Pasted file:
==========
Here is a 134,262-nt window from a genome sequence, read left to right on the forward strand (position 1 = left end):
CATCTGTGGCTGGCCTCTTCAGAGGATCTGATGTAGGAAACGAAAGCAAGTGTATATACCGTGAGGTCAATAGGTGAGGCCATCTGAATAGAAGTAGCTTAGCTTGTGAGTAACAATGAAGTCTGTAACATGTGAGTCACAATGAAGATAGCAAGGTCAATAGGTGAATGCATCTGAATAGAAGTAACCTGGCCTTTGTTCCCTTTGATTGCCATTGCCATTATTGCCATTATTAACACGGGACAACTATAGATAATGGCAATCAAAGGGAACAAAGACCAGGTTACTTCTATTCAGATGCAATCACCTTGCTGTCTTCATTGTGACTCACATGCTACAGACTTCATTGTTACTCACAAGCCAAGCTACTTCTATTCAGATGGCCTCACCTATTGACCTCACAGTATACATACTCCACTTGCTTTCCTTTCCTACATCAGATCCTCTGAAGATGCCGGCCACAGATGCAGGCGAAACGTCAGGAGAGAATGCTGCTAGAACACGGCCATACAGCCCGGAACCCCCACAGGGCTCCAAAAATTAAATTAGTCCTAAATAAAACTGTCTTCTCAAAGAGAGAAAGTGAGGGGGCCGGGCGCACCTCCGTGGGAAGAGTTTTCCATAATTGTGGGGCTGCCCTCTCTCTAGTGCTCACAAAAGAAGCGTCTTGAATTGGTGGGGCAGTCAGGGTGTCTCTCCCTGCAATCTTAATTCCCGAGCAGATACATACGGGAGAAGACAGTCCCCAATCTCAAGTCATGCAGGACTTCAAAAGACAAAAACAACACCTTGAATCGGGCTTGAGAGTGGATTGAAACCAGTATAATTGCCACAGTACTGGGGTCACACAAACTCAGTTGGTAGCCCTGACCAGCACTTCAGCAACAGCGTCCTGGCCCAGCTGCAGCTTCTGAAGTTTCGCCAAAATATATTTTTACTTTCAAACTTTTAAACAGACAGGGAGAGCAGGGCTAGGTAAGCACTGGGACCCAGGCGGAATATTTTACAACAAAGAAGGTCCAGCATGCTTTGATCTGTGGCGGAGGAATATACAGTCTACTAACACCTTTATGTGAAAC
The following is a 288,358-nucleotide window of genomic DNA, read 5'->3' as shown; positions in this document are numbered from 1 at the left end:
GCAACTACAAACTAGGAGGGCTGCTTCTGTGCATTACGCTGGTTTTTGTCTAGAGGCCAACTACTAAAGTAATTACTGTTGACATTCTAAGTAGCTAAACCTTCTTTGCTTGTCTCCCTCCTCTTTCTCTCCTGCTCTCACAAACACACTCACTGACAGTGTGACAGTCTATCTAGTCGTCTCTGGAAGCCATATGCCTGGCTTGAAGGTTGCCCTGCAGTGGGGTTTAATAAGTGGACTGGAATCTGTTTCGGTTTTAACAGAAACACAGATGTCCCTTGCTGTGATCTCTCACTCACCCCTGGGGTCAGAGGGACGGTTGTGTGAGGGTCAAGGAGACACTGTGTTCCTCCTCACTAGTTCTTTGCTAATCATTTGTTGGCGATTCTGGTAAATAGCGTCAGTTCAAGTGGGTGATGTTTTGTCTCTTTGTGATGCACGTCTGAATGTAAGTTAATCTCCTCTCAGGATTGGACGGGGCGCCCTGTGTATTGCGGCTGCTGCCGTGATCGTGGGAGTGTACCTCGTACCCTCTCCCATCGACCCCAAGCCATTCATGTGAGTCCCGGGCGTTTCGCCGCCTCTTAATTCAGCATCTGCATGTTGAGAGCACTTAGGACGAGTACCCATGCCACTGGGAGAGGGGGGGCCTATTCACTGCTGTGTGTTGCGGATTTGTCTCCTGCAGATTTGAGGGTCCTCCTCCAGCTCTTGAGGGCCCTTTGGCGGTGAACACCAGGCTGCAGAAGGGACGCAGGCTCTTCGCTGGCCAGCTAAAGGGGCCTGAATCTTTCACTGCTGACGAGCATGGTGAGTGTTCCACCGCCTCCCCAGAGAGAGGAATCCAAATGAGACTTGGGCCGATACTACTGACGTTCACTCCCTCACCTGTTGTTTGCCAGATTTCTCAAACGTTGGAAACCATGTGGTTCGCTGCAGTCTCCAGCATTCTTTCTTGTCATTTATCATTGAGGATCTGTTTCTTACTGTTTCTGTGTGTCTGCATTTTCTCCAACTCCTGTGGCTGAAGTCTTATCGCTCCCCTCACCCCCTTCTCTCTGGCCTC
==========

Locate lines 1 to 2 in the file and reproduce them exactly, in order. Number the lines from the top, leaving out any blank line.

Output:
Here is a 134,262-nt window from a genome sequence, read left to right on the forward strand (position 1 = left end):
CATCTGTGGCTGGCCTCTTCAGAGGATCTGATGTAGGAAACGAAAGCAAGTGTATATACCGTGAGGTCAATAGGTGAGGCCATCTGAATAGAAGTAGCTTAGCTTGTGAGTAACAATGAAGTCTGTAACATGTGAGTCACAATGAAGATAGCAAGGTCAATAGGTGAATGCATCTGAATAGAAGTAACCTGGCCTTTGTTCCCTTTGATTGCCATTGCCATTATTGCCATTATTAACACGGGACAACTATAGATAATGGCAATCAAAGGGAACAAAGACCAGGTTACTTCTATTCAGATGCAATCACCTTGCTGTCTTCATTGTGACTCACATGCTACAGACTTCATTGTTACTCACAAGCCAAGCTACTTCTATTCAGATGGCCTCACCTATTGACCTCACAGTATACATACTCCACTTGCTTTCCTTTCCTACATCAGATCCTCTGAAGATGCCGGCCACAGATGCAGGCGAAACGTCAGGAGAGAATGCTGCTAGAACACGGCCATACAGCCCGGAACCCCCACAGGGCTCCAAAAATTAAATTAGTCCTAAATAAAACTGTCTTCTCAAAGAGAGAAAGTGAGGGGGCCGGGCGCACCTCCGTGGGAAGAGTTTTCCATAATTGTGGGGCTGCCCTCTCTCTAGTGCTCACAAAAGAAGCGTCTTGAATTGGTGGGGCAGTCAGGGTGTCTCTCCCTGCAATCTTAATTCCCGAGCAGATACATACGGGAGAAGACAGTCCCCAATCTCAAGTCATGCAGGACTTCAAAAGACAAAAACAACACCTTGAATCGGGCTTGAGAGTGGATTGAAACCAGTATAATTGCCACAGTACTGGGGTCACACAAACTCAGTTGGTAGCCCTGACCAGCACTTCAGCAACAGCGTCCTGGCCCAGCTGCAGCTTCTGAAGTTTCGCCAAAATATATTTTTACTTTCAAACTTTTAAACAGACAGGGAGAGCAGGGCTAGGTAAGCACTGGGACCCAGGCGGAATATTTTACAACAAAGAAGGTCCAGCATGCTTTGATCTGTGGCGGAGGAATATACAGTCTACTAACACCTTTATGTGAAAC